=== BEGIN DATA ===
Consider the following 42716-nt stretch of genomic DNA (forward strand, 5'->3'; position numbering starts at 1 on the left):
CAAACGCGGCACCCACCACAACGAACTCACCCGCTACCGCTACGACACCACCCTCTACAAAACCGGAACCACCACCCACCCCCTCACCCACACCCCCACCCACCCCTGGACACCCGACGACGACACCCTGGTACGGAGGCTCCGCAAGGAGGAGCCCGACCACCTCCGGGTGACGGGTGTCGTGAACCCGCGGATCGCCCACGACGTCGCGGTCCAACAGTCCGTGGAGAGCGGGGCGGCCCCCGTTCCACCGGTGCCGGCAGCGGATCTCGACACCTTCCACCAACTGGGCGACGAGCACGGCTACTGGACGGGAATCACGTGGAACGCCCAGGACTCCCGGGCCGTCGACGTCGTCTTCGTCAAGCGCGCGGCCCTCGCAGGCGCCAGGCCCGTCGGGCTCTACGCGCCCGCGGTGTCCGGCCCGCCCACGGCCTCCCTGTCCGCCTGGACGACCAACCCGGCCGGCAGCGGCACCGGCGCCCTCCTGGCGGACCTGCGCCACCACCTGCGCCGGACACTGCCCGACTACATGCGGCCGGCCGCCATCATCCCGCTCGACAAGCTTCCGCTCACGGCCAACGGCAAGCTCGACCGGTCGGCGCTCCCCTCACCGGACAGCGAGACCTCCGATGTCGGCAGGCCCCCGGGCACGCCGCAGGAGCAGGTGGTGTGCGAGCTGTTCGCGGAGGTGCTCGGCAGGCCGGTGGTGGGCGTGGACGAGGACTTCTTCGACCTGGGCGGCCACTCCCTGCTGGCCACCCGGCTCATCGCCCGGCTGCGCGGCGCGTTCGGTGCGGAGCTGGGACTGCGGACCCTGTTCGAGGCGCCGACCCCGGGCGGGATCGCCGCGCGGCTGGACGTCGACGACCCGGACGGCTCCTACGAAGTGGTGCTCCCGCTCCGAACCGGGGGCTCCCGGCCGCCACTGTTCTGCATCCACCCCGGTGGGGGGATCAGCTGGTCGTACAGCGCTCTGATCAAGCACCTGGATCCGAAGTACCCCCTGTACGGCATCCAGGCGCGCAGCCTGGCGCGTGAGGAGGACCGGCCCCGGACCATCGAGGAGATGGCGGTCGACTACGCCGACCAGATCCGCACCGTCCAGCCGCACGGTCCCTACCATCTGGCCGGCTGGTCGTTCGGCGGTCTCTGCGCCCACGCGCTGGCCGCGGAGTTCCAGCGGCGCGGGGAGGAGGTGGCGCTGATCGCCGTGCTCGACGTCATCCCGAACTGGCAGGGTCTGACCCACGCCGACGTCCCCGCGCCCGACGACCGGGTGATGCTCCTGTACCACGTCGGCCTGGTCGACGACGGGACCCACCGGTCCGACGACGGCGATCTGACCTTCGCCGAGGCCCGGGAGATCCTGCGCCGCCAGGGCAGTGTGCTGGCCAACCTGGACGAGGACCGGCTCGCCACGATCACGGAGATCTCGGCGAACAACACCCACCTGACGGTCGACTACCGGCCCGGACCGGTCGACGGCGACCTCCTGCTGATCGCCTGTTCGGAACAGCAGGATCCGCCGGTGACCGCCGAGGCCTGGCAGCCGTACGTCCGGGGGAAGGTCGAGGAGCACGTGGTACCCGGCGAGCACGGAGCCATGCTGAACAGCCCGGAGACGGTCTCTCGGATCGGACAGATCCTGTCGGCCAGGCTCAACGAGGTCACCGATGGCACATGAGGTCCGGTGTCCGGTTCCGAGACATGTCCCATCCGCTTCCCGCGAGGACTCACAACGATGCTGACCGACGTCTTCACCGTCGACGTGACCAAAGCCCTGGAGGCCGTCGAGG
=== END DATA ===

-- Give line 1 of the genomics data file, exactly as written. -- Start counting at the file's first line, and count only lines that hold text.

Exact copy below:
Consider the following 42716-nt stretch of genomic DNA (forward strand, 5'->3'; position numbering starts at 1 on the left):